Lifetime planning for you and your family

Call For A Free Initial Consultation.

It Is Never Too Late There is something
you can do.

Comparing a Trust for a Person to a Pet Trust

This edition of the Koldin Law Center E-Newsletter is part of a series about frequently asked questions comparing legal documents, legal roles, and government benefits.

All prior newsletters are saved on our website. You can read them by clicking here.

We receive many questions from clients and readers of our newsletter asking about the differences between various legal documents, legal roles, and government benefits. In this newsletter we compare a Trust for a Person to a Pet Trust.

Trust for a Person

In the previous newsletters we reviewed many different types of Trusts that can be set up to hold assets for people. We discussed different reasons why you might want to leave someone’s inheritance in a Trust. Some examples of Trusts we discussed were: Trust for Benefit of a Minor, Discretionary Trust, Supplemental Needs Trust, Income for Life Trust, and Dynasty Trust.

Trust for a Pet

If you have a pet that close family members love and promise to adopt, you already have a sense of security that your pet will be well taken care of after your death.

However, if you are relying on friends or family members who are not already close to your pet, a Pet Trust is something that you may want to consider as part of your estate planning.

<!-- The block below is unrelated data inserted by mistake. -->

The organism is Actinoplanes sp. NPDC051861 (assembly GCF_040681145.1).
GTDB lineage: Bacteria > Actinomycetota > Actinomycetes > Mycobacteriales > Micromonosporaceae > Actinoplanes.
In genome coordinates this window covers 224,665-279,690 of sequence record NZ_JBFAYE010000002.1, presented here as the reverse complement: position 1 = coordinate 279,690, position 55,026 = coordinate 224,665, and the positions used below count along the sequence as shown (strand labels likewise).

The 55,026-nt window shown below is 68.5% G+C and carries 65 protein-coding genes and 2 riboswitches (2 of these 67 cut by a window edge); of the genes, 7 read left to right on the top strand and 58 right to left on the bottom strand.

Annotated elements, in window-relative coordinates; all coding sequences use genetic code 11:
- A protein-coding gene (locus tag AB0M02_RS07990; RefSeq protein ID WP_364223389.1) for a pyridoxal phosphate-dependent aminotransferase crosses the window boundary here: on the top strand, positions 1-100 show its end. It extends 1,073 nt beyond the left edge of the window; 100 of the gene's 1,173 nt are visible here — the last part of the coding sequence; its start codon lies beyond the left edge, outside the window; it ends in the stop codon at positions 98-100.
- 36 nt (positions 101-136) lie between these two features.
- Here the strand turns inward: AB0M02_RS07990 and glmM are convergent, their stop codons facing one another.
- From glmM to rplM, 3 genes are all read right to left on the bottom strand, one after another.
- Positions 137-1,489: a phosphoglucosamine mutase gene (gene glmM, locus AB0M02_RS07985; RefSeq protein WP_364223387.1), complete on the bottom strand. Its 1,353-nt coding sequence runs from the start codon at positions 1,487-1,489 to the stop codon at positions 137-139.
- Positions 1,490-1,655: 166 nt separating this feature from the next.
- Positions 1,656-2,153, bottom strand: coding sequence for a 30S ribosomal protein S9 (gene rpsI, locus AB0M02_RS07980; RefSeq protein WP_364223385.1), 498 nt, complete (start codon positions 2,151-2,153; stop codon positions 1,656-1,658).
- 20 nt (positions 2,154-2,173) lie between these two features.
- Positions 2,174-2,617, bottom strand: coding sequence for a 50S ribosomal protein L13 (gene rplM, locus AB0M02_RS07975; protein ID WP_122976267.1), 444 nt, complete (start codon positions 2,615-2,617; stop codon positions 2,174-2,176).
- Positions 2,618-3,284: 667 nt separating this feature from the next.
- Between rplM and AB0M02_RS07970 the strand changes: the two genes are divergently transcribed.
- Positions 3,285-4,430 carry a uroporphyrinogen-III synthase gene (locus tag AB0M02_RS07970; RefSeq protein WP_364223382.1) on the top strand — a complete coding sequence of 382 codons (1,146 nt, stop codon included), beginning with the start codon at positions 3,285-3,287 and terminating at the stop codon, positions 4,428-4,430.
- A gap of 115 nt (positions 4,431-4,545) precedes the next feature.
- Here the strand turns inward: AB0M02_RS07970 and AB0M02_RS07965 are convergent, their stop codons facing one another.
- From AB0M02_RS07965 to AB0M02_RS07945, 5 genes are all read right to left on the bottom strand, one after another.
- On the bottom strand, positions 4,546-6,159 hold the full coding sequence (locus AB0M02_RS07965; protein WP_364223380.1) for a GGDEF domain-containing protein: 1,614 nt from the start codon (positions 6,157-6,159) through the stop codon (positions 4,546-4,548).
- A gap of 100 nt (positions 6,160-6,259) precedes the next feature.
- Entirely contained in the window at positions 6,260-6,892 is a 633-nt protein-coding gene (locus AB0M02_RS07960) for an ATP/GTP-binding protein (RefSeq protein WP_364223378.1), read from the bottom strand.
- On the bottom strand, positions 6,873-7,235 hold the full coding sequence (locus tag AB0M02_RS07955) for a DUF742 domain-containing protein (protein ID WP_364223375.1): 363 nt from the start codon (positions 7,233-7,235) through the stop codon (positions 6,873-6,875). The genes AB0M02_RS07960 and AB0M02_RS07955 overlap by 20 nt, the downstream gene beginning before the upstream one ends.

Estate planning for your pet(s) has 3 parts:

  1. Appoint someone to adopt or care for your pet
  2. Set aside funds to cover your pet’s expenses
  3. Appoint someone (Trustee) to manage and distribute the funds as needed for your pet

Appoint Someone to Adopt or Care for Your Pet

In New York, a pet is considered personal property. Your Will can specify who is to inherit your pet. You should ask the person ahead of time if he/she is willing to assume ownership and care for your pet.

You should also designate alternate owners for your pet in case your first choice becomes unable or unwilling to care for your pet at the time of your death.

You can also designate a person to be in charge of finding someone to adopt your pet if you don’t have someone to designate at the time you sign your Will.

Set Aside Funds to Cover Your Pet’s Expenses

You can set aside funds to be used solely to take care of your pet. You can either leave funds outright to the new pet owner and hope that he/she uses the funds for your pet or you can leave the funds into a Trust for the benefit of your pet.

You can leave a specific account or dollar amount for the benefit of your pet. You can also designate a Pet Trust to be a beneficiary of your life insurance.

New York State Pet Trust Law

New York State enacted legislation in 1996 which permits you to provide for your pets after your death. Under this law, you can set aside funds to be held in a Trust to maintain the health, welfare and comfort of your pets.

With a Pet Trust, you decide the amount of funds you want to set aside and designate someone (Trustee) to manage the funds and provide for your pets pursuant to the requirements you set forth in the Trust.

The Trustee cannot use the funds for any purpose other than to care for your pets.

The Trust ends of the death of your pet(s). You designate under the terms of the Trust who inherits the remaining balance of your Pet Trust at the time of termination.